Cumulative time: The watches being the key to the puzzle solving mechanism. For something so seemingly simple, this was an absolute ***** nightmare to implement and get absolutely right. You have no idea.

I was pleased with the information delivery mechanisms – every single piece of information a player needs in order to complete the puzzle is available before they need it. In theory, this game can be completed in one play through. The combination of the watches, the book, the page of instructions, the visibility of how the other You’s are using the machine means that it’s all there……ok, there’s a lot of it……but it’s there!

Things I wasn’t so happy with:

Paradox paralysis and the lack of feedback on ‘death’. This was pointed out by a lot of reviewers. I agree. Basically, the mechanism for assigning ‘paradox paralysis’ to the player is complex and tightly wound throughout the whole implementation. It was on my TODO. I ran out of time. No excuses.

An overly complex central puzzle mechanism. As I said, 15 mins was intended to be a programming exercise. In hindsight some of the things I did (ternary switch series, binary implementation) in order to create a complex machine for the sake of creating a complex machine, should have been ruthlessly chopped out of the finished version. But I was in love with my complicated machine. Many reviewers pointed out there was no need for this and it resulted in pointless busy work for the player. Tough love is the best love. I agree.

I am still on the fence though as to whether the central puzzle was ‘too hard’. Hmmmm…this is a tough one, and from the reviews I’ve seen, reviewers seem to be split 50/50. Some seem to have given it up as a bad job quickly. Others persevered and felt a level of reward on completion.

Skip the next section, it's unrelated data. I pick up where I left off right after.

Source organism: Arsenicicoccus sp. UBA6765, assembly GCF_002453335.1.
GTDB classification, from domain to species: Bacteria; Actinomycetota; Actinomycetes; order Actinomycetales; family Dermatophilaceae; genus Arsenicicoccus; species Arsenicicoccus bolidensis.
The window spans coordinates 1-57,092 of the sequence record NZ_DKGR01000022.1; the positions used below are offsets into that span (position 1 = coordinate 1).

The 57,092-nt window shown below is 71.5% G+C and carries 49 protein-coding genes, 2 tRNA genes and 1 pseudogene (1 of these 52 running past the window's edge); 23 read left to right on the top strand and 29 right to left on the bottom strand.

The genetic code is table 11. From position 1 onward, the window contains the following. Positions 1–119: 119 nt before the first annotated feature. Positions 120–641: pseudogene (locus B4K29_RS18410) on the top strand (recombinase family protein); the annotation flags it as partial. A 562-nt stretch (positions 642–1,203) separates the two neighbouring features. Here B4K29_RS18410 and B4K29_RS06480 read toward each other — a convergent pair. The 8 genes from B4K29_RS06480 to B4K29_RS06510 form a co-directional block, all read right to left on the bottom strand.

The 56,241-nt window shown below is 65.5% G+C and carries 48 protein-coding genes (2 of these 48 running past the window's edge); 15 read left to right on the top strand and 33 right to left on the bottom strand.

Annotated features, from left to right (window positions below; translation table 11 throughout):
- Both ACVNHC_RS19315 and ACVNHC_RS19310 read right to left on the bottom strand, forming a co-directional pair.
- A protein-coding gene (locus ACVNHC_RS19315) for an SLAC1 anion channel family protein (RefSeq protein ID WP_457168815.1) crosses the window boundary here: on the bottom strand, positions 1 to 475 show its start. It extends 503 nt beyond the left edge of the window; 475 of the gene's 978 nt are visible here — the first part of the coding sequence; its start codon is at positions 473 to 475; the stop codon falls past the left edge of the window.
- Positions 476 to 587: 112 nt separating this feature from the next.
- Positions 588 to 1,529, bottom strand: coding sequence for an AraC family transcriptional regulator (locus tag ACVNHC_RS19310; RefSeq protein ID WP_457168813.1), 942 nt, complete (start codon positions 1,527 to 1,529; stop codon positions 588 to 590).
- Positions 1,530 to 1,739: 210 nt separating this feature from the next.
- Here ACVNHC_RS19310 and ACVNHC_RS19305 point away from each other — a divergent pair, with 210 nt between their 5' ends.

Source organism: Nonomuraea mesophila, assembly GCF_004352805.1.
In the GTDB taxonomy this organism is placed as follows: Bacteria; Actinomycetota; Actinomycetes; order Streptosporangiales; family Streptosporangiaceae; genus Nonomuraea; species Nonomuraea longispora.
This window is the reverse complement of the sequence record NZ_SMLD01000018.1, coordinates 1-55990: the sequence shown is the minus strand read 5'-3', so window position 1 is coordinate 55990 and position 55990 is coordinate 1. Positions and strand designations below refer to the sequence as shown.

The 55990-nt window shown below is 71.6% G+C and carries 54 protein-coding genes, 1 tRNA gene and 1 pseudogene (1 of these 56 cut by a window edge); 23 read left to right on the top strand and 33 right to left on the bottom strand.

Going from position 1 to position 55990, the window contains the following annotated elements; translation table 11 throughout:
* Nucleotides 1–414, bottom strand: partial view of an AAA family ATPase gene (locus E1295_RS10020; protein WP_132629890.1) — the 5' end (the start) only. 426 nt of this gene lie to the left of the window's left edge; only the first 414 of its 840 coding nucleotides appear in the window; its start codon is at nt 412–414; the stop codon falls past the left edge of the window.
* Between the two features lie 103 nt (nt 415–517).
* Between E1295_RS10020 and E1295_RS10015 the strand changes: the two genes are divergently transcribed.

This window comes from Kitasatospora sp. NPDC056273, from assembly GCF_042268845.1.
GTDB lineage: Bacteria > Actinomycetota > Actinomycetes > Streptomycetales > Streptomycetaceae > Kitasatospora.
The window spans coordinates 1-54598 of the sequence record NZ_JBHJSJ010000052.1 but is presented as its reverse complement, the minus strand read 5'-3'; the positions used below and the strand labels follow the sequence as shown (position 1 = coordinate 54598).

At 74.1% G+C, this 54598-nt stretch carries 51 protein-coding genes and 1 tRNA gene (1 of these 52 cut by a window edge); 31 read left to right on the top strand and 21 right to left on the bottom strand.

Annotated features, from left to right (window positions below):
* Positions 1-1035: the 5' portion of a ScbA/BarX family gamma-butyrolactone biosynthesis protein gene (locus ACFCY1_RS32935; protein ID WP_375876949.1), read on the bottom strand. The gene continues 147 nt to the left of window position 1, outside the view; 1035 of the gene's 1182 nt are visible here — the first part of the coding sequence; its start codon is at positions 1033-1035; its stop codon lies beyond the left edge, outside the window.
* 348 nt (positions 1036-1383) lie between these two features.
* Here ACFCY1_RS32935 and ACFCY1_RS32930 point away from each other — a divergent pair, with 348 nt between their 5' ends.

I guess the one disappointment I had was that the true narrative hidden within the game never emerged. One of the key puzzles revolves around the relationship between the Professor and Woolpak, the author of the book. I scattered clues around the game. In order to answer one of the questions, the player must intuit and derive and understand the why of this relationship by interpreting these clues. I’m not sure, from the feedback I’ve had whether this aspect of the game was either noticed or whether it achieved the effect I was intending. I think I need to go back and rethink how central to make this narrative.

Thoroughly enjoyed being part of this competitions, and glad to be back in the IF fold. Looking forward to next year. I have an idea for a new game, but, then again, ‘Fifteen Minutes II : Hildebrand’s Revenge’ just desperately wants to get made[/spoiler]

Ade Mct

First, it’s really cool that someone came back and wrote something good like this 10+ years after visiting the newsgroup. Other people can hold out hope that they can do the same.

Second, for what it’s worth, I think people would really enjoy a director’s cut version of Fifteen Minutes. I think, once the player solved the game, you could have an AMUSING section–actually, I think you may have had it, but an additional option like “find some CLUES to the Woolpak and Professor story” would be nice–I noticed some stuff, and I think I sort of concocted my own story from what I saw, but it was probably the wrong one. But even that added a lot and was a nice reward for getting through the puzzles.

CLUES could check off things you didn’t examine, or books you didn’t read, and list out all the stuff you didn’t look at. This would add replayability to the puzzle. That would be a neat extra programming exercise, too, and given the hoops you jumped through, it would not be too bad. You could add something to the Table of Final Question Options.

I’ve also had problems where something I found neat to program wound up being a challenge for the player. Maybe you can find another puzzle game where the switches work.